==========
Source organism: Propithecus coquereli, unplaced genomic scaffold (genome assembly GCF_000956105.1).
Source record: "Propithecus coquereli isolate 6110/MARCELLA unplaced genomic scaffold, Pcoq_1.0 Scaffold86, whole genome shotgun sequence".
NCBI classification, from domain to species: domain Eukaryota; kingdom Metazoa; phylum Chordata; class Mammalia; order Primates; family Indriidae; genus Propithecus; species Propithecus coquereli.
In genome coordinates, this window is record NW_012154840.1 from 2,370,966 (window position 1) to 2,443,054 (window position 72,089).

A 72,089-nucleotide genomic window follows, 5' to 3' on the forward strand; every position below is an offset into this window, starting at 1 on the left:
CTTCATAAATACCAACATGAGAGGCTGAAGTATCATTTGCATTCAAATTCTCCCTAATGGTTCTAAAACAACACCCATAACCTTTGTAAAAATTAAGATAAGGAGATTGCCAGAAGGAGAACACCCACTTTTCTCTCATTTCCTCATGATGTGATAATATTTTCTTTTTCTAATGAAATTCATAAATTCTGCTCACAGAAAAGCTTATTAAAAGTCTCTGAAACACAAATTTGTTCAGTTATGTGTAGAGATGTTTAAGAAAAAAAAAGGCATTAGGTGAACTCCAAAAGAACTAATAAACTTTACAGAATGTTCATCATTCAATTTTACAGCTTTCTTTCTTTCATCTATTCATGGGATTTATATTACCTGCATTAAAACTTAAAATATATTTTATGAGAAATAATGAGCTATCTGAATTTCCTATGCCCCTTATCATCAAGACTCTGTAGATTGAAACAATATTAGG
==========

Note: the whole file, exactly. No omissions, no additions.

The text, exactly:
Source organism: Propithecus coquereli, unplaced genomic scaffold (genome assembly GCF_000956105.1).
Source record: "Propithecus coquereli isolate 6110/MARCELLA unplaced genomic scaffold, Pcoq_1.0 Scaffold86, whole genome shotgun sequence".
NCBI classification, from domain to species: domain Eukaryota; kingdom Metazoa; phylum Chordata; class Mammalia; order Primates; family Indriidae; genus Propithecus; species Propithecus coquereli.
In genome coordinates, this window is record NW_012154840.1 from 2,370,966 (window position 1) to 2,443,054 (window position 72,089).

A 72,089-nucleotide genomic window follows, 5' to 3' on the forward strand; every position below is an offset into this window, starting at 1 on the left:
CTTCATAAATACCAACATGAGAGGCTGAAGTATCATTTGCATTCAAATTCTCCCTAATGGTTCTAAAACAACACCCATAACCTTTGTAAAAATTAAGATAAGGAGATTGCCAGAAGGAGAACACCCACTTTTCTCTCATTTCCTCATGATGTGATAATATTTTCTTTTTCTAATGAAATTCATAAATTCTGCTCACAGAAAAGCTTATTAAAAGTCTCTGAAACACAAATTTGTTCAGTTATGTGTAGAGATGTTTAAGAAAAAAAAAGGCATTAGGTGAACTCCAAAAGAACTAATAAACTTTACAGAATGTTCATCATTCAATTTTACAGCTTTCTTTCTTTCATCTATTCATGGGATTTATATTACCTGCATTAAAACTTAAAATATATTTTATGAGAAATAATGAGCTATCTGAATTTCCTATGCCCCTTATCATCAAGACTCTGTAGATTGAAACAATATTAGG